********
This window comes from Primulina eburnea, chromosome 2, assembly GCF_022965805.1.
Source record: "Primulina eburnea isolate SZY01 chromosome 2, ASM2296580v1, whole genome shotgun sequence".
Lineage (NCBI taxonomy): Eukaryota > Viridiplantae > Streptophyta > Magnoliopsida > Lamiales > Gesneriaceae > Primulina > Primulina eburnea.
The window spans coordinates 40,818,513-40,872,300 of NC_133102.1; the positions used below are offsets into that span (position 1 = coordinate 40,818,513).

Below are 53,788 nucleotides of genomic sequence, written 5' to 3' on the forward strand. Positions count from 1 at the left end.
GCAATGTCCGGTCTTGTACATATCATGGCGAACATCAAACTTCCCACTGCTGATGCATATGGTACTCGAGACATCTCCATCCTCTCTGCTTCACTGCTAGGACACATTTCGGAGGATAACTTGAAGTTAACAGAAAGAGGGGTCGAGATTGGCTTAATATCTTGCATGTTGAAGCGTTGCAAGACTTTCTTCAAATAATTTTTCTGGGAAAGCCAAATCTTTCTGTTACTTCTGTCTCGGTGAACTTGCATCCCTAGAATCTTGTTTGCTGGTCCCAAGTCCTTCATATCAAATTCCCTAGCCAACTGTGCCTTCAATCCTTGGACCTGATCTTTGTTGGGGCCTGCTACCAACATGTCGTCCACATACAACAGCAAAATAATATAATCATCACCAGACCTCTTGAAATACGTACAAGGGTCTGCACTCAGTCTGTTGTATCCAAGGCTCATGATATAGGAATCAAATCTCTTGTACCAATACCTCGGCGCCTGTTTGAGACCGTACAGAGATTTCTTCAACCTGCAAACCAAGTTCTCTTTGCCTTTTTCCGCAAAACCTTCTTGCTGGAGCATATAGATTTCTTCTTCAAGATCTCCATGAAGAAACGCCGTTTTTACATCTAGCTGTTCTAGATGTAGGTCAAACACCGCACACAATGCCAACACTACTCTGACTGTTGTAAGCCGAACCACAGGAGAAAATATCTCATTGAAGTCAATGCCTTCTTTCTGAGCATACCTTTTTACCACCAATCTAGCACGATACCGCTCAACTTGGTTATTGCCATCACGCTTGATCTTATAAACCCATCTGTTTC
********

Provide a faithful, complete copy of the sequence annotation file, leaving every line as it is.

This window comes from Primulina eburnea, chromosome 2, assembly GCF_022965805.1.
Source record: "Primulina eburnea isolate SZY01 chromosome 2, ASM2296580v1, whole genome shotgun sequence".
Lineage (NCBI taxonomy): Eukaryota > Viridiplantae > Streptophyta > Magnoliopsida > Lamiales > Gesneriaceae > Primulina > Primulina eburnea.
The window spans coordinates 40,818,513-40,872,300 of NC_133102.1; the positions used below are offsets into that span (position 1 = coordinate 40,818,513).

Below are 53,788 nucleotides of genomic sequence, written 5' to 3' on the forward strand. Positions count from 1 at the left end.
GCAATGTCCGGTCTTGTACATATCATGGCGAACATCAAACTTCCCACTGCTGATGCATATGGTACTCGAGACATCTCCATCCTCTCTGCTTCACTGCTAGGACACATTTCGGAGGATAACTTGAAGTTAACAGAAAGAGGGGTCGAGATTGGCTTAATATCTTGCATGTTGAAGCGTTGCAAGACTTTCTTCAAATAATTTTTCTGGGAAAGCCAAATCTTTCTGTTACTTCTGTCTCGGTGAACTTGCATCCCTAGAATCTTGTTTGCTGGTCCCAAGTCCTTCATATCAAATTCCCTAGCCAACTGTGCCTTCAATCCTTGGACCTGATCTTTGTTGGGGCCTGCTACCAACATGTCGTCCACATACAACAGCAAAATAATATAATCATCACCAGACCTCTTGAAATACGTACAAGGGTCTGCACTCAGTCTGTTGTATCCAAGGCTCATGATATAGGAATCAAATCTCTTGTACCAATACCTCGGCGCCTGTTTGAGACCGTACAGAGATTTCTTCAACCTGCAAACCAAGTTCTCTTTGCCTTTTTCCGCAAAACCTTCTTGCTGGAGCATATAGATTTCTTCTTCAAGATCTCCATGAAGAAACGCCGTTTTTACATCTAGCTGTTCTAGATGTAGGTCAAACACCGCACACAATGCCAACACTACTCTGACTGTTGTAAGCCGAACCACAGGAGAAAATATCTCATTGAAGTCAATGCCTTCTTTCTGAGCATACCTTTTTACCACCAATCTAGCACGATACCGCTCAACTTGGTTATTGCCATCACGCTTGATCTTATAAACCCATCTGTTTC